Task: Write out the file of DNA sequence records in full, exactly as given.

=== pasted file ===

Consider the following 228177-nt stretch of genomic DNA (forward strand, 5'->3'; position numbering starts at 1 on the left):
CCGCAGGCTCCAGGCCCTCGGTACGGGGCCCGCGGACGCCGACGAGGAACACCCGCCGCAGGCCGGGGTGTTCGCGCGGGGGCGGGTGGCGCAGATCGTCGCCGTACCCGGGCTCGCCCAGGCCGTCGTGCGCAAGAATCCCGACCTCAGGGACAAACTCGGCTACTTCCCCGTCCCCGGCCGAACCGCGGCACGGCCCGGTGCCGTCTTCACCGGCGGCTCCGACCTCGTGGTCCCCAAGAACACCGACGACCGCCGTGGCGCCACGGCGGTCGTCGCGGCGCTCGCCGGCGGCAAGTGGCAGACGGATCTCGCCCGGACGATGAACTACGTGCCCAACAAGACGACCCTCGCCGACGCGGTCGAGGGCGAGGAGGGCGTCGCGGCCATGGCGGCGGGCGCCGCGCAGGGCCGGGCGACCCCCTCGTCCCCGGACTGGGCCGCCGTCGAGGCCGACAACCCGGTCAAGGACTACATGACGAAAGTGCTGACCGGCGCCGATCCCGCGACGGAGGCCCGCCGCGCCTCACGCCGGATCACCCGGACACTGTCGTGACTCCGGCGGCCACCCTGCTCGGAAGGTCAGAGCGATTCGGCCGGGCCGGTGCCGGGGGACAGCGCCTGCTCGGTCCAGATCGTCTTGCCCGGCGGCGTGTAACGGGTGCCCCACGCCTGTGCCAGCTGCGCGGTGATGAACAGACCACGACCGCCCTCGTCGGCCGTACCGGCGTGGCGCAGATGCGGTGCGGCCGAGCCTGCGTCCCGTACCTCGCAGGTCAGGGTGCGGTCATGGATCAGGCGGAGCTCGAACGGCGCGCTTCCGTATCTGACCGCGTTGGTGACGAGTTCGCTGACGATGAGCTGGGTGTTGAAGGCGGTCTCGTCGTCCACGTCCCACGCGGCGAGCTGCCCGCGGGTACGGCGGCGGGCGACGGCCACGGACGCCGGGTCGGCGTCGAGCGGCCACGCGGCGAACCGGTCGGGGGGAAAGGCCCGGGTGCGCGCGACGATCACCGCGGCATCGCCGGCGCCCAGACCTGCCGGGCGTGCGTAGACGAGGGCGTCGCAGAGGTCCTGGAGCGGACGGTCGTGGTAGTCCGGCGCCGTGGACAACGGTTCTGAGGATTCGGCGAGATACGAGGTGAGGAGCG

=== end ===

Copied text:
Consider the following 228177-nt stretch of genomic DNA (forward strand, 5'->3'; position numbering starts at 1 on the left):
CCGCAGGCTCCAGGCCCTCGGTACGGGGCCCGCGGACGCCGACGAGGAACACCCGCCGCAGGCCGGGGTGTTCGCGCGGGGGCGGGTGGCGCAGATCGTCGCCGTACCCGGGCTCGCCCAGGCCGTCGTGCGCAAGAATCCCGACCTCAGGGACAAACTCGGCTACTTCCCCGTCCCCGGCCGAACCGCGGCACGGCCCGGTGCCGTCTTCACCGGCGGCTCCGACCTCGTGGTCCCCAAGAACACCGACGACCGCCGTGGCGCCACGGCGGTCGTCGCGGCGCTCGCCGGCGGCAAGTGGCAGACGGATCTCGCCCGGACGATGAACTACGTGCCCAACAAGACGACCCTCGCCGACGCGGTCGAGGGCGAGGAGGGCGTCGCGGCCATGGCGGCGGGCGCCGCGCAGGGCCGGGCGACCCCCTCGTCCCCGGACTGGGCCGCCGTCGAGGCCGACAACCCGGTCAAGGACTACATGACGAAAGTGCTGACCGGCGCCGATCCCGCGACGGAGGCCCGCCGCGCCTCACGCCGGATCACCCGGACACTGTCGTGACTCCGGCGGCCACCCTGCTCGGAAGGTCAGAGCGATTCGGCCGGGCCGGTGCCGGGGGACAGCGCCTGCTCGGTCCAGATCGTCTTGCCCGGCGGCGTGTAACGGGTGCCCCACGCCTGTGCCAGCTGCGCGGTGATGAACAGACCACGACCGCCCTCGTCGGCCGTACCGGCGTGGCGCAGATGCGGTGCGGCCGAGCCTGCGTCCCGTACCTCGCAGGTCAGGGTGCGGTCATGGATCAGGCGGAGCTCGAACGGCGCGCTTCCGTATCTGACCGCGTTGGTGACGAGTTCGCTGACGATGAGCTGGGTGTTGAAGGCGGTCTCGTCGTCCACGTCCCACGCGGCGAGCTGCCCGCGGGTACGGCGGCGGGCGACGGCCACGGACGCCGGGTCGGCGTCGAGCGGCCACGCGGCGAACCGGTCGGGGGGAAAGGCCCGGGTGCGCGCGACGATCACCGCGGCATCGCCGGCGCCCAGACCTGCCGGGCGTGCGTAGACGAGGGCGTCGCAGAGGTCCTGGAGCGGACGGTCGTGGTAGTCCGGCGCCGTGGACAACGGTTCTGAGGATTCGGCGAGATACGAGGTGAGGAGCG